Project Management Certification 101 – The Basics

Project Management Certification

You’ve been working as a project manager for several years and now want to earn a project management certification. So, how do you go about it?

For most practitioners, this means earning the Project Management Professional (PMP) certification. Offered by the Project Management Institute (PMI), the PMP certification demonstrates to employers that you’re well versed in all phases of project management from initial planning to the final after-action review. It also means you speak a common language and share a body of knowledge with other PMPs. In addition, you can command a higher salary as recent statistics show certified PMPs on average earn over twenty percent more than their counterparts without one.

The PMP certification process is rigorous, and the facts outlined below are what you need to know to determine if this is the right choice for you at this point in your career.

What is Project Management Professional Certification?

PMI was founded in 1969 to professionalize and standardize project management, allow for the exchange of knowledge, develop a common terminology, and design curriculum for training and education. To aid these efforts, PMI began offering the PMP certification in 1984. Since the first exam was administered with forty-three people passing it, recent figures show there are over 800,000 certified PMPs worldwide. You do not have to join PMI to take the exam; however, you will receive a substantial discount on the exam price if you are a member.

The PMP exam covers information from the PMI publication A Guide to the Project Management Body of Knowledge, also known as the PMBOK Guide. First published in 1996, the guide defines project management, identifies project management theories and outlines the project management life cycle. Subsequent editions have incorporated newer project management tools and ideas that have become widely accepted such as agile management principles.

The PMBOK Guide identifies five process groups, which make up a project’s life cycle:

  1. Initiating: define a new project and receive approval to begin
  2. Planning: identify project scope, objectives and course of action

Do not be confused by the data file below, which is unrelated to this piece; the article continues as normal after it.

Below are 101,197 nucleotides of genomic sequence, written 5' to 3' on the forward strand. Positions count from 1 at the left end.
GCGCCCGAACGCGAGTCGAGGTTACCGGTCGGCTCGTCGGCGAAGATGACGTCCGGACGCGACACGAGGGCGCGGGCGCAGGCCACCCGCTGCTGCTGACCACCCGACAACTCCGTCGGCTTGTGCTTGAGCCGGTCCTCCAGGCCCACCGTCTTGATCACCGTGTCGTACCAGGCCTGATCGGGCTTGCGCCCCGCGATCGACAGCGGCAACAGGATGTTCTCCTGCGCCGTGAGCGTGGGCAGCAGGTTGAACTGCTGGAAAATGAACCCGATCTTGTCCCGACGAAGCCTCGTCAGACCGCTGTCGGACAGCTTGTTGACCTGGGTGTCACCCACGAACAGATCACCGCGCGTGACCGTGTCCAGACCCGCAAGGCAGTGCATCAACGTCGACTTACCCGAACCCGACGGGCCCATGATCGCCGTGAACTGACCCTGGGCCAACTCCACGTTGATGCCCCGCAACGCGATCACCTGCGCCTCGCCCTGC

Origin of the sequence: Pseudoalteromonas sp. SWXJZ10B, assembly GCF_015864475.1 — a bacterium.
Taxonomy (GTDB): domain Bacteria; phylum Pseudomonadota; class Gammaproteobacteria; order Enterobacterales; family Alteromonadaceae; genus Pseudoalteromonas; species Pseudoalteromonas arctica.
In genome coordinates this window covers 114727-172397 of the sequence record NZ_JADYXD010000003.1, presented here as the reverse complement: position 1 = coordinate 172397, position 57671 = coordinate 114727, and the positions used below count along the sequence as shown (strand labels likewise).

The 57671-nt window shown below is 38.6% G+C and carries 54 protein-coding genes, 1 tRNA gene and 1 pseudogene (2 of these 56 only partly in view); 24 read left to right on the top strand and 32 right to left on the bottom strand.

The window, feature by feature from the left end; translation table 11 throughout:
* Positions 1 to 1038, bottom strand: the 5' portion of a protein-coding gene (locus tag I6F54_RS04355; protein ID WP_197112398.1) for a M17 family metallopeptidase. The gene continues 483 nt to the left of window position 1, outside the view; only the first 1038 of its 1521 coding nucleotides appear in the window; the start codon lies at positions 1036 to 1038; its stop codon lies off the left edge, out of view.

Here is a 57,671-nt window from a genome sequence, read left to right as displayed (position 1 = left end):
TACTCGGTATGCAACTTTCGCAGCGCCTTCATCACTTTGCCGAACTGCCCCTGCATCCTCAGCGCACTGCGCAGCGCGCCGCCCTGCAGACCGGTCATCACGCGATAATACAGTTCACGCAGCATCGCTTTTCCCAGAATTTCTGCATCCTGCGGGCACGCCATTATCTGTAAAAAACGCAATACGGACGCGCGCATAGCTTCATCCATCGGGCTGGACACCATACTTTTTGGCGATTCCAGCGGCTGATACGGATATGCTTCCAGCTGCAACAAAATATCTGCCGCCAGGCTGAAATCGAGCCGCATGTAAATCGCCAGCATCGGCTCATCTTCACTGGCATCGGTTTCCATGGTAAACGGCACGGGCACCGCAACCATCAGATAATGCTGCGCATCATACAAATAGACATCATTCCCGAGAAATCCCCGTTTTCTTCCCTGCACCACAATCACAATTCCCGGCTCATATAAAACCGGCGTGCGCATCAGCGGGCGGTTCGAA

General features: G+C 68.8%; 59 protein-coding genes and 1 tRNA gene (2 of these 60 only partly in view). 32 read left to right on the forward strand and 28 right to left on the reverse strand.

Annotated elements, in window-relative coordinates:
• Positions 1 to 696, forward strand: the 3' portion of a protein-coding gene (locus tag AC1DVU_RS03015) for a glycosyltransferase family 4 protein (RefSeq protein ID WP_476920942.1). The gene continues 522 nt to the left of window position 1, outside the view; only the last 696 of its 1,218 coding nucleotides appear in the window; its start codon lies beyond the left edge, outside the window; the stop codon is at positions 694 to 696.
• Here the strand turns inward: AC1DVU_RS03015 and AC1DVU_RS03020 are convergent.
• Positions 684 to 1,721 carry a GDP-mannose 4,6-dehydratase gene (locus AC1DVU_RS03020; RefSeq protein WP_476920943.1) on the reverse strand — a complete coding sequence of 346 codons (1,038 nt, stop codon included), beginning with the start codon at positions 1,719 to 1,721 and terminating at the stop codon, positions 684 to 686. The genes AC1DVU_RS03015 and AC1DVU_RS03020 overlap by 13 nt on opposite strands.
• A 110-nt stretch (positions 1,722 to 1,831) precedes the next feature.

3. Executing: complete deliverables as per project specifications
  4. Monitoring and Controlling: observe processes and initiate changes when necessary
  5. Closing: finalize all activities to formally complete a project

Additionally, the PMBOK® Guide identifies ten project management knowledge areas related to one or more of the process groups listed above:

  • Integration
  • Scope
  • Scheduling
  • Cost
  • Quality
  • Resources
  • Communications
  • Risk
  • Procurement
  • Stakeholders

PMP Eligibility Requirements

To take the PMP exam, you must have a documented history of project management and meet one of the two following sets of prerequisites:

  • Secondary degree (high school diploma, associate degree or global equivalent); 7,500 hours of project management; and 35 hours of project management education
  • Four-year degree; 4,500 hours of project management; and 35 hours of project management education

If you don’t yet meet these requirements, you might consider the Certified Associate in Project Management (CAPM) certification, which is often seen as a step toward the PMP. It requires either 23 hours of project management education or a secondary degree plus 1,500 hours of project management experience.

Taking the PMP Exam

Once your application to take the PMP exam is approved, you’ll be issued a PMI Eligibility ID to register for and schedule an exam. Exams are administered at Prometric’s testing locations. Prometric proctors exams for multiple organizations. Not all tests are available at each office, so make sure you find one that offers the PMI exam.